Attorney at Law

Guide to Different Types of Corporations

Lia Kopin-Green
January 18, 2023
Last reviewed by
Boruch Burnham, Esq.
June 14, 2023

Are you confused about the different types of corporations in the United States? With so many different types of corporations, from C-Corporations to Nonprofit Organizations, it can be challenging to keep track of them all. Nonetheless, one of the most important decisions you’ll have to make as an entrepreneur is choosing the right type of corporation for your specific needs and circumstances. Learning the key differences between each organization’s structure is key to making an informed decision about your new business. 

Join us as we explore four of the most common types of corporations in the United States.


In the United States, the most widely used type of corporation is the C-Corporation, also known as a C-corp. Under this structure, the owners or shareholders of a company are taxed separately from the entity itself. In other words, C-corporations legally separate the owners’ or shareholders’ assets and income from their corporation.

To better understand how C-corporations work, let’s take a closer look at how they are taxed. C-corporations are subject to corporate taxes, which must be paid on the corporation’s taxable income before distributing profits to shareholders in the form of dividends. Following dividend distribution, individual shareholders are then subject to personal income taxes. This process can result in "double taxation," which can be a deterrence for some.

United States federal law requires that C-corps hold at least one meeting each year for their shareholders and directors. Decisions made during these meetings must be carefully recorded in the company’s voting records. Moreover, C-corps must enact bylaws and keep them on file in their primary business locations.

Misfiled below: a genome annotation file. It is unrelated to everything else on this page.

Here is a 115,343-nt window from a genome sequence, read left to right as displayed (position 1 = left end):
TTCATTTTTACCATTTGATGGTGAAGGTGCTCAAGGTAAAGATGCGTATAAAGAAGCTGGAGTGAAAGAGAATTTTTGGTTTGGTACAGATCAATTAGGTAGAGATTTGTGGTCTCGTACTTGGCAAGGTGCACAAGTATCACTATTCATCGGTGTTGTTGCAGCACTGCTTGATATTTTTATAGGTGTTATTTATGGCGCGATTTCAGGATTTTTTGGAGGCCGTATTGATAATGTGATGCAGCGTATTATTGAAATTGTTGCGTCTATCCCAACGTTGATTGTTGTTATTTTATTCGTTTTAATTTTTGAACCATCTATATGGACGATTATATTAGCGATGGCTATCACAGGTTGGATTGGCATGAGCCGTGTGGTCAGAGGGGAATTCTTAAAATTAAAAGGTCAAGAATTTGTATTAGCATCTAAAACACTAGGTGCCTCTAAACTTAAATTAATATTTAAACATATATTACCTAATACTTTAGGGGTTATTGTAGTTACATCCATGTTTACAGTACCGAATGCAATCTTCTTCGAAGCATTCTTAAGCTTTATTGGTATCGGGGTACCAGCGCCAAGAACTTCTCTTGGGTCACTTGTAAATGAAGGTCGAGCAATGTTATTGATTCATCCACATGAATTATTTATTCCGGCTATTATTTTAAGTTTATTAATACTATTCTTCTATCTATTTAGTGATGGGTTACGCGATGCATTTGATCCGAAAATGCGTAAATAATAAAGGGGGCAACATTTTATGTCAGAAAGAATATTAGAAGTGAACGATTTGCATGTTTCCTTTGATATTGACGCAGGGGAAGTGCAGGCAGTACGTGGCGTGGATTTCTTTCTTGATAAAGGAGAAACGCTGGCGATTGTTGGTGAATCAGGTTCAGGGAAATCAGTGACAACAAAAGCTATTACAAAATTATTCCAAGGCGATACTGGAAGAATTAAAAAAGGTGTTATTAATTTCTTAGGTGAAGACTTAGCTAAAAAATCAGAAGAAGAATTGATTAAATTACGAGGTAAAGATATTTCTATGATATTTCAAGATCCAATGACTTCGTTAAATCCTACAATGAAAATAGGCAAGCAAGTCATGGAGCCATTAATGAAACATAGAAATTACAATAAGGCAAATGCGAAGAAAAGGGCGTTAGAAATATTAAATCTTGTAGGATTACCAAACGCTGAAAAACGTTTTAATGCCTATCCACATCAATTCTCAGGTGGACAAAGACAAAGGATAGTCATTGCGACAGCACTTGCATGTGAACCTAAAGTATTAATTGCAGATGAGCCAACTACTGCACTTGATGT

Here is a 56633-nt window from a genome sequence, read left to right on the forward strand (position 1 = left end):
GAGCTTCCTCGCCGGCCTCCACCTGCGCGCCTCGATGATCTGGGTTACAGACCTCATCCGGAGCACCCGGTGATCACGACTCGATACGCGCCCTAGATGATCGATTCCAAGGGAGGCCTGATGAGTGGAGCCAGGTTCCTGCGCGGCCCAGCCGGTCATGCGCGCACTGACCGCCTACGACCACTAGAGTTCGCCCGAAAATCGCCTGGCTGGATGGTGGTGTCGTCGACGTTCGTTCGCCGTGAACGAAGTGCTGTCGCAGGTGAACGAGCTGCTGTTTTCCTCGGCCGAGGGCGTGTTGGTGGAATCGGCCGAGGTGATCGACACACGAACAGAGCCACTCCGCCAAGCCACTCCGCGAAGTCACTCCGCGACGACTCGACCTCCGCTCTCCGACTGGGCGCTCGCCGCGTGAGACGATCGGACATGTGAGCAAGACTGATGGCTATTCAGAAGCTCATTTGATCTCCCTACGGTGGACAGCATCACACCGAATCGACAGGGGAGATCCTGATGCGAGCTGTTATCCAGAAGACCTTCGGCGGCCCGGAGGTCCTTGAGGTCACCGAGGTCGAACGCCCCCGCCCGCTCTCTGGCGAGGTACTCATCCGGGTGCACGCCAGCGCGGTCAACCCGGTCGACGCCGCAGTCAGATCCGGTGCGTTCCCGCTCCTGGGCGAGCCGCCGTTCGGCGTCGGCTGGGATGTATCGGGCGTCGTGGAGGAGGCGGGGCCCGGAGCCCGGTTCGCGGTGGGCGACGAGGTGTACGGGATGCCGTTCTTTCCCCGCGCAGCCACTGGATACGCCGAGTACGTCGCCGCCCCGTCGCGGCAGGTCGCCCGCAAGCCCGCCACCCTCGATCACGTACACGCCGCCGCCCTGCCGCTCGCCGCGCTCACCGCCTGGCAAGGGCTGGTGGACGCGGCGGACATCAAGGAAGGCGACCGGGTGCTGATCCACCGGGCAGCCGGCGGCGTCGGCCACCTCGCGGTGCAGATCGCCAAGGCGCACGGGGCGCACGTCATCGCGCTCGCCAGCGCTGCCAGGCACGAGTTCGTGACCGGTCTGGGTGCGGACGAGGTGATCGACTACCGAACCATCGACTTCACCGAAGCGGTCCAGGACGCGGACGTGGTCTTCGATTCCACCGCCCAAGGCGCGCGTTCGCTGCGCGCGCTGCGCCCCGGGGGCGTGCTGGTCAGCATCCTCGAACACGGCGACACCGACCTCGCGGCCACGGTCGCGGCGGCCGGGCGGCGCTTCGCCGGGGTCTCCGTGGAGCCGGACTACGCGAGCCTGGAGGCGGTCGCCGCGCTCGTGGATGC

While S-Corporations share some similarities with C-corporations, there are some significant differences between the two structures. In an S corporation, the corporation and shareholders are not taxed separately, which avoids the double taxation applicable to C corps. In these corporations, profits and losses are passed through directly to the owners as personal income while avoiding corporate taxes.

The Internal Revenue Service (IRS) imposes specific requirements for qualifying as an S-corporation. Subject to certain exceptions, to qualify as an S-corp, a business may have no more than 100 shareholders, must be incorporated with the United States, and have only one class of stock. There are also several criteria and limitations on who is allowed to be a shareholder. 

Furthermore, under federal law S-corps are not required to conduct regular shareholder meetings, have a board of directors, and establish corporate bylaws. However, it is essential to know that state laws may differ in this regard. 

Non-Profit Corporations